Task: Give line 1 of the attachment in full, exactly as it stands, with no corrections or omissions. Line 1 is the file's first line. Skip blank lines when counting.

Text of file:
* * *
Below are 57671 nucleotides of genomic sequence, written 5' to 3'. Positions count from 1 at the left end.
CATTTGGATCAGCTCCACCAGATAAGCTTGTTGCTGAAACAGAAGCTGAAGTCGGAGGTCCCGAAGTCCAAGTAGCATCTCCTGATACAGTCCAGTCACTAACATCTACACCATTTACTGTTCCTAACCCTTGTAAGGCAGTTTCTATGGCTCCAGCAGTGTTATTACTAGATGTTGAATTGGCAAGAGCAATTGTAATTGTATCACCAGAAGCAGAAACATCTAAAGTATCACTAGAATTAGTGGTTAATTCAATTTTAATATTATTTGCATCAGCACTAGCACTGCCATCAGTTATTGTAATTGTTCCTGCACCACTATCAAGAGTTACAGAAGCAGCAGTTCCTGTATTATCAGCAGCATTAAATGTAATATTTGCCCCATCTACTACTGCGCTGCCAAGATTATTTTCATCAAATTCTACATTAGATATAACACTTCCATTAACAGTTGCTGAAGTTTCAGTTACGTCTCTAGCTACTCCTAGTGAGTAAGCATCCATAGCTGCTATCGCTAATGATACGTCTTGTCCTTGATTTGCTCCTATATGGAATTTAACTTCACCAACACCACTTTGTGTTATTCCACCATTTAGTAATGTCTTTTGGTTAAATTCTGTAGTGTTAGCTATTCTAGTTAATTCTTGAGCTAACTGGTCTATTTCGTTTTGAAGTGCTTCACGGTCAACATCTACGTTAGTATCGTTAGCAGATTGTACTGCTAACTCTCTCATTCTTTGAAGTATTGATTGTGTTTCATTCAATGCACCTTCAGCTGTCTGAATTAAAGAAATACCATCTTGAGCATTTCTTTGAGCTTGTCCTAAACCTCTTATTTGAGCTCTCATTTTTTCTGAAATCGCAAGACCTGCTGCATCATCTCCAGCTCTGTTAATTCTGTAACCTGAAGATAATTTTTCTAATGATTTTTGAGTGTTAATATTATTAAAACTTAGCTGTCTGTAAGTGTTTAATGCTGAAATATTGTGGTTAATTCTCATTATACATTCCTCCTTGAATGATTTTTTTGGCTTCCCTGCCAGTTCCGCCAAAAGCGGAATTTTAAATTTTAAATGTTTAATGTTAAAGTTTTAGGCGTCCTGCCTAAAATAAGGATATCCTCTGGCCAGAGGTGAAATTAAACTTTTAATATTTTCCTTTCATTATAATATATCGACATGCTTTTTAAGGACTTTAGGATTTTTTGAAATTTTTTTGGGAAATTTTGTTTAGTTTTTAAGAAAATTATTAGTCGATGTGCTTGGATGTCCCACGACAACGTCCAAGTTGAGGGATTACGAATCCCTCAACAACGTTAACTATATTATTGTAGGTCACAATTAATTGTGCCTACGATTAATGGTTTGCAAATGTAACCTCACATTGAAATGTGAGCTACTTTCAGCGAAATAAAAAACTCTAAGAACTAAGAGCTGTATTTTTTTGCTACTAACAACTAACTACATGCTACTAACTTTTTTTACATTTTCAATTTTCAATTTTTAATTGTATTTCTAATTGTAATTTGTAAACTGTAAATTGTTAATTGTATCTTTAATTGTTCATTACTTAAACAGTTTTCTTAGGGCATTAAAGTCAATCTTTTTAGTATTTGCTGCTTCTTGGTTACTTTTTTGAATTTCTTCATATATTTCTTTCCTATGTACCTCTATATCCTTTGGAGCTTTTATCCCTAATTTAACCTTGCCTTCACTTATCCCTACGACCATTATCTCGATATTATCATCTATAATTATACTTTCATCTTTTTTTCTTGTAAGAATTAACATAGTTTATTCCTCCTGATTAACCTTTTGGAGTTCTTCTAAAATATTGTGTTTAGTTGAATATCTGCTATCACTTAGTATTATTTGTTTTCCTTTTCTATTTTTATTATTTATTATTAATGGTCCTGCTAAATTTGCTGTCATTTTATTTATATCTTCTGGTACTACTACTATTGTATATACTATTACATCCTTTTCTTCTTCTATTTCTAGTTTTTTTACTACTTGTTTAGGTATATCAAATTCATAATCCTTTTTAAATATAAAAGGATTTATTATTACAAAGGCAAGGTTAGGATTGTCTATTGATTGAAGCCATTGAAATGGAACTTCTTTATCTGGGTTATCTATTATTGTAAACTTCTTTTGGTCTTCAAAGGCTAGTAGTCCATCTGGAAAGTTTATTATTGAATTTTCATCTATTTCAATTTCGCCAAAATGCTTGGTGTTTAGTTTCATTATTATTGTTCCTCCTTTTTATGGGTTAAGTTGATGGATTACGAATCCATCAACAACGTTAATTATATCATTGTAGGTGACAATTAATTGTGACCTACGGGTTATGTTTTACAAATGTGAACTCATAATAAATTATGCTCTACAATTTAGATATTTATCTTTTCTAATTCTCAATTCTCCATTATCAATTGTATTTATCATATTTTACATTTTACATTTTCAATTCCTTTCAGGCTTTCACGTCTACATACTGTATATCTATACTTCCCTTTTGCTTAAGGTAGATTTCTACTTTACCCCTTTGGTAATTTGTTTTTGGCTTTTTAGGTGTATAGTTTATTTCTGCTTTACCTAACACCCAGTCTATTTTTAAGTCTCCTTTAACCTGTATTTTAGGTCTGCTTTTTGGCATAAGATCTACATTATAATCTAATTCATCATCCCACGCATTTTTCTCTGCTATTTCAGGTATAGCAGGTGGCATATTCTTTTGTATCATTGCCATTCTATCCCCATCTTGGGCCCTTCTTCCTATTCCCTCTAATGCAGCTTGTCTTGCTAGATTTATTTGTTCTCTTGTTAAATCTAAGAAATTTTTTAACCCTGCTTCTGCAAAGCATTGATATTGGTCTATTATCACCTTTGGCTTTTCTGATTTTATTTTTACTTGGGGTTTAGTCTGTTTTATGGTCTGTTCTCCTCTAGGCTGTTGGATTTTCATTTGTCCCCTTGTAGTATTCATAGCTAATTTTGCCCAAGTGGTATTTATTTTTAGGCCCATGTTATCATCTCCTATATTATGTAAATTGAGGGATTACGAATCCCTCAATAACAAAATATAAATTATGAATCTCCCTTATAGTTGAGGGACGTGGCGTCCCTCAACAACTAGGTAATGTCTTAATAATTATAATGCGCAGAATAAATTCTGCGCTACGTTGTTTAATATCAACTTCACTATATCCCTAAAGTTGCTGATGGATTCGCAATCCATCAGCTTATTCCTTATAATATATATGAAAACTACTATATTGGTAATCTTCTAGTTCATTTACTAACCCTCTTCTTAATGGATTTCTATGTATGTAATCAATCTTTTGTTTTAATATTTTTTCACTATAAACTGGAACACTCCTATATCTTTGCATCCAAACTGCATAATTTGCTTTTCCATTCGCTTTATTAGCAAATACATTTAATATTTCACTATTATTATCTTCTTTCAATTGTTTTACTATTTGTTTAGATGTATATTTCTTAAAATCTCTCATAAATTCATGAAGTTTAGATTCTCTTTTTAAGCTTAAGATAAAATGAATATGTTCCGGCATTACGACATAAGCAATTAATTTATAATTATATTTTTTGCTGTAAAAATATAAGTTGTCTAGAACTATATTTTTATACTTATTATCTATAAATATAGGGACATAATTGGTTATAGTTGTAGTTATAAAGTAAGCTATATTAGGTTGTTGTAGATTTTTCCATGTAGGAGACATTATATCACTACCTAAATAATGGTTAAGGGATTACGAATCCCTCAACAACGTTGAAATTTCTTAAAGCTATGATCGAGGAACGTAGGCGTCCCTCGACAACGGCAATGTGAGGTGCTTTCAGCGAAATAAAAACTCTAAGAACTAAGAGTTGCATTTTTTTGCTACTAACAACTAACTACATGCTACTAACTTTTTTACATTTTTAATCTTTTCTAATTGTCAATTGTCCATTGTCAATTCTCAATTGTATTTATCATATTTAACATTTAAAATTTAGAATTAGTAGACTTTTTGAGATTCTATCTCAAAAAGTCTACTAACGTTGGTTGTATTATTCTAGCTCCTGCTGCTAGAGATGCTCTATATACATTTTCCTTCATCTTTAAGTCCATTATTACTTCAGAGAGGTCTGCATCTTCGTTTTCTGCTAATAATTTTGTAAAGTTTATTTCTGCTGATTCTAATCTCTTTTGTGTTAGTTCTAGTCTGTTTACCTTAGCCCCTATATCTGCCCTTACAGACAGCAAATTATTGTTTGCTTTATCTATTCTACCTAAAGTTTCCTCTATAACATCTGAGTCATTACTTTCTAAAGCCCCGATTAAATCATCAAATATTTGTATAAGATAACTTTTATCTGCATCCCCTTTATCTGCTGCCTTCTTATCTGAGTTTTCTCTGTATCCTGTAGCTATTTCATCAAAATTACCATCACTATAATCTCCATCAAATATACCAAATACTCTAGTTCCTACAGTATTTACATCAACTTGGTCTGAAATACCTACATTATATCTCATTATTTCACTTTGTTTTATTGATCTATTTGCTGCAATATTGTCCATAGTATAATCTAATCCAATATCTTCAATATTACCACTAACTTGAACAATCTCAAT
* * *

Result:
Below are 57671 nucleotides of genomic sequence, written 5' to 3'. Positions count from 1 at the left end.